Tips for Getting Media Coverage at Trade Shows

by highpaw

I love attending pet trade shows.  I see old friends, make new ones, and see all kinds of incredible products. I always leave feeling so happy and fortunate to be part of this industry.

I attend these events for two reasons: in a PR role and as a member of the media. In my PR role, I go to support my clients and make sure editors and writers know about the cool stuff they are working on.

Then I remove that hat and, putting on my reporter’s shoes, I hoof around the expo meeting with other PR folks, checking out booths and compiling what I consider to be cool, useful products that consumers need to know about.

In working on these compilations, I noticed a few areas in which pet companies can do better if they want press coverage at events. With everything moving in real time, having info and materials at the show is critical. So be prepared! Do the following things and you’ll increase your chances of media coverage at trade shows by a gajillion percent:

1. Have Photos On Site– Have photos readily available on a flash drive AT YOUR BOOTH. This makes it very easy for media to use in round ups.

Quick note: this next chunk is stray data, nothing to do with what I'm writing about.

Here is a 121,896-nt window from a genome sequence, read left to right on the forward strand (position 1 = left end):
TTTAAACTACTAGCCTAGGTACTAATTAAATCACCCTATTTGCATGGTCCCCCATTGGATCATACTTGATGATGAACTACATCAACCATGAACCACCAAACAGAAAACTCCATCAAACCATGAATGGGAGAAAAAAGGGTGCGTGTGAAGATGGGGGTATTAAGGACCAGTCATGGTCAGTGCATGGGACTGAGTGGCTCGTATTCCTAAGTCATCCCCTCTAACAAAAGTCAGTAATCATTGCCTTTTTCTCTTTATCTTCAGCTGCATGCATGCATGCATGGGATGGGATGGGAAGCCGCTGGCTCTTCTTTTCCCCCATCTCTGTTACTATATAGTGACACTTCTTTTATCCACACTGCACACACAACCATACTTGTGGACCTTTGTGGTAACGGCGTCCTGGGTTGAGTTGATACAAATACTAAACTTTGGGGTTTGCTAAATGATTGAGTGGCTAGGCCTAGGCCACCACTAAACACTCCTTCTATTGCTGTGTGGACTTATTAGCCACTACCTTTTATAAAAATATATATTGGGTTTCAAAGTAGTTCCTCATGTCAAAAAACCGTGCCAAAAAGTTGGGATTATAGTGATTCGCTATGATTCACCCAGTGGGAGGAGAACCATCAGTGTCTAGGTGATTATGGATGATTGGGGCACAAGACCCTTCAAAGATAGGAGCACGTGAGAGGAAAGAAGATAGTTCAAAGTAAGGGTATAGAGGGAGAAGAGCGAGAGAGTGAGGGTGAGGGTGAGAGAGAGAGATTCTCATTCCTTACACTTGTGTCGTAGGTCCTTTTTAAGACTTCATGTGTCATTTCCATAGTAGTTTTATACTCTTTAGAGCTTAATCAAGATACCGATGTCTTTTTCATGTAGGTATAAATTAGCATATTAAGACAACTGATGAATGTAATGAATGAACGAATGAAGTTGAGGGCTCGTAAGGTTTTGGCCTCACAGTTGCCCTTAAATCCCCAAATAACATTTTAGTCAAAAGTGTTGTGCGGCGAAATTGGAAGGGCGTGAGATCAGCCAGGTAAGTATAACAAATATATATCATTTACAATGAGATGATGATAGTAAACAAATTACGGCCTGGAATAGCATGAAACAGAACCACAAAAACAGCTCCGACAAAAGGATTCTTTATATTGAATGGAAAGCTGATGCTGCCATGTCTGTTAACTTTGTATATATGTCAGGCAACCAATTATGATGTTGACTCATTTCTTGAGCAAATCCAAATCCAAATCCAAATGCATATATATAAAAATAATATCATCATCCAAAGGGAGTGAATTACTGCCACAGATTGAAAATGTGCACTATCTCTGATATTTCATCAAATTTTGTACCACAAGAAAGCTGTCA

2. Have Important Info At Your Fingertips – While you’re at it, include a press release with pertinent information about your products and company on your flash drive. Again, the easier you can make it on your media friends, the better. And the more likely you’ll get covered.

3. Invest in the New Product Showcase – If you have a new product, put it in the new product showcase, which is a must-see for all media. If you want coverage, spend some extra bones and get yourself in there.

4. Utilize the Press Room – Put info in the press room. It’s easy and it’s free and media folks do pick up materials.

5. Give Your Booth People a Heads’ Up – Let your booth people know to be helpful when someone from the “press” comes by. I know many companies send their sales people to the trade shows, which is fine. Give them a press kit to hand to media when they happen by.

At these shows, most booth representatives are super friendly and helpful but, sadly, a few were not. If info is hard to get, no matter how cool the product, the media is going to move on to the next company.

And, by the way, don’t forget to appreciate your PR people! If you have a PR firm that sets you up with appointments and compiles materials for you – it’s worth every daggone penny you spend. They’re giving you a huge advantage in the marketplace.

 

 

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